The Great Alan Moore Reread

The Great Alan Moore Reread: Tomorrow Stories, Part Two comics blogger Tim Callahan has dedicated the next twelve months more than a year to a reread of all of the major Alan Moore comics (and plenty of minor ones as well). Each week he will provide commentary on what he’s been reading. Welcome to the 56th installment.

Mostly, my reread of Tomorrow Stories has made me want to go back and take another look at Rick Veitch’s Greyshirt: Indigo Sunset series from a decade ago. Rick Veitch’s Eisnerian pages from Tomorrow Stories promise so much greatness, and an entire series devoted to the Spirit clone gone wild feels like just the thing to perk me up after slogging through the last six-to-eight issues of Alan Moore’s wacky anthology series.

But I don’t recall Greyshirt: Indigo Sunset holding my interest very long when it first came out—the absence of Alan Moore was palpable—and this still isn’t The Great Rick Veitch Reread, so I suppose we should march onward with these lesser Alan Moore comics. I wish they were better. You deserve it.

As I mentioned last week, Tomorrow Stories was Moore’s playground for short little sometimes near-brilliant ideas and pastiches of other comic book modes that he didn’t care to expand into full series. I also mentioned that the first six issues were not among his best comics, but you’d find plenty to enjoy in any single issue.

The same may be true for the final six issues, along with the much-later two-issue follow-up release, but any enthusiasm I had for Tomorrow Stories—and I didn’t have a ton to begin with—was drowned in a flood of similar-looking gags and implicit laugh tracks. Flipping back through the second half of this series reminds me that any one of these issues would be just fine as a diversion. If you picked up one of these comics in a dollar bin, and read it amidst a random sampling of other comics, it might even seem like a particularly intelligent comic that didn’t take itself seriously at all.

But reading all the issues in a row? That’s not something I’d recommend.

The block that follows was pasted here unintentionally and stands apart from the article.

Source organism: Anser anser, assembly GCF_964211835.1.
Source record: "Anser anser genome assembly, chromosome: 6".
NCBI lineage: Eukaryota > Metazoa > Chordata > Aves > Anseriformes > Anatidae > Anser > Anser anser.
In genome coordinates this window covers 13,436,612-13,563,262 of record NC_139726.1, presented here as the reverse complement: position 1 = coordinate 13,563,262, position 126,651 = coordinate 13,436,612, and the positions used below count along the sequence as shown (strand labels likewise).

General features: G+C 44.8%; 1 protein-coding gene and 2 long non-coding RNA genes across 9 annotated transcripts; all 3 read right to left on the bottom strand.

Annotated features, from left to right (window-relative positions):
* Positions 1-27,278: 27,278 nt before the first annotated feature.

It’s kind of like watching a bunch of Twilight Zone episodes back-to-back, with the Mystery Science Theater 3000 guys yammering in your ear, while you’re drinking chocolate milk and eating an everything bagel with smoked salmon. Again and again.


Tomorrow Stories#7-12 (America’s Best Comics, June 2000-April 2002)


Tomorrow Stories Special#1-2 (America’s Best Comics, Jan. 2006-May 2006)

What a depressingly grotesque lead-in, hey? Well, I can’t follow it up with much in the way of a substantial critique of any individual stories in the anthology, because on their own, any of these brief installments are just fine. Nice little nuggets of comic bookiness. It’s the cumulative effect that harder to enjoy, so let me approach it this way: if you had only twelve minutes left to live and you had to read one issue of Tomorrow Stories before the encroaching darkness and distant lights from worlds beyond, which issue would be the most worthwhile?

It certainly wouldn’t be Tomorrow Stories #8 or #12, or Special #2. Those you can skip and feel good about the decision.

Maybe it’s issue #10, with “Why the Long Face?” starring rural boy genius Jack B. Quick and his adventure with extra-terrestrials? In that story—drawn with typically startling grace and charm by Kevin Nowlan—young Jack flips the tradition by abducting an alien instead of letting an alien abduct him. It’s a one-note gag that’s played out with style, but it’s not enough to make it the issue worthy of deathbed attention